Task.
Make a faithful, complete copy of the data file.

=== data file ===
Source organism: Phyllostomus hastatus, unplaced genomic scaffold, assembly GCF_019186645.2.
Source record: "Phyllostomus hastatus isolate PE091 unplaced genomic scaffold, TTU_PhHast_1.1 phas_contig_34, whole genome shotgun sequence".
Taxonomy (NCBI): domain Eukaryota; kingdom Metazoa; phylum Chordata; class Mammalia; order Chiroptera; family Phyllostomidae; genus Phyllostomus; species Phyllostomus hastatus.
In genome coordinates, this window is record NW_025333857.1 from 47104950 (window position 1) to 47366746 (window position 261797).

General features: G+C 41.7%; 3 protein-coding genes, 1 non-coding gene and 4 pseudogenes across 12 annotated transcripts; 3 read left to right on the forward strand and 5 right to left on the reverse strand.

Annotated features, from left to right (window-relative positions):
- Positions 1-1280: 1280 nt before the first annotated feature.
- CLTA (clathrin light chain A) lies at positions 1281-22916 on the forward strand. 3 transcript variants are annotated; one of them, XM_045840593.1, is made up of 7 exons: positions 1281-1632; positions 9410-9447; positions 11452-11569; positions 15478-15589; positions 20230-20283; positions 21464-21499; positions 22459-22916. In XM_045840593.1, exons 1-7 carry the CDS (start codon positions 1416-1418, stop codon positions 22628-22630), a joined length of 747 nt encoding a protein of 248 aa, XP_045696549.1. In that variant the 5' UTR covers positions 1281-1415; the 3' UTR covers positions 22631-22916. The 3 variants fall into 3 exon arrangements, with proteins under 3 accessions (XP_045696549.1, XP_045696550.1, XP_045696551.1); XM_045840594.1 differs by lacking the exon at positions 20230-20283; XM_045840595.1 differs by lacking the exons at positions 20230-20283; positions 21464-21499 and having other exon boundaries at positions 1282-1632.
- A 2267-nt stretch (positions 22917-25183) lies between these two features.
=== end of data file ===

Source organism: Phyllostomus hastatus, unplaced genomic scaffold, assembly GCF_019186645.2.
Source record: "Phyllostomus hastatus isolate PE091 unplaced genomic scaffold, TTU_PhHast_1.1 phas_contig_34, whole genome shotgun sequence".
Taxonomy (NCBI): domain Eukaryota; kingdom Metazoa; phylum Chordata; class Mammalia; order Chiroptera; family Phyllostomidae; genus Phyllostomus; species Phyllostomus hastatus.
In genome coordinates, this window is record NW_025333857.1 from 47104950 (window position 1) to 47366746 (window position 261797).

General features: G+C 41.7%; 3 protein-coding genes, 1 non-coding gene and 4 pseudogenes across 12 annotated transcripts; 3 read left to right on the forward strand and 5 right to left on the reverse strand.

Annotated features, from left to right (window-relative positions):
- Positions 1-1280: 1280 nt before the first annotated feature.
- CLTA (clathrin light chain A) lies at positions 1281-22916 on the forward strand. 3 transcript variants are annotated; one of them, XM_045840593.1, is made up of 7 exons: positions 1281-1632; positions 9410-9447; positions 11452-11569; positions 15478-15589; positions 20230-20283; positions 21464-21499; positions 22459-22916. In XM_045840593.1, exons 1-7 carry the CDS (start codon positions 1416-1418, stop codon positions 22628-22630), a joined length of 747 nt encoding a protein of 248 aa, XP_045696549.1. In that variant the 5' UTR covers positions 1281-1415; the 3' UTR covers positions 22631-22916. The 3 variants fall into 3 exon arrangements, with proteins under 3 accessions (XP_045696549.1, XP_045696550.1, XP_045696551.1); XM_045840594.1 differs by lacking the exon at positions 20230-20283; XM_045840595.1 differs by lacking the exons at positions 20230-20283; positions 21464-21499 and having other exon boundaries at positions 1282-1632.
- A 2267-nt stretch (positions 22917-25183) lies between these two features.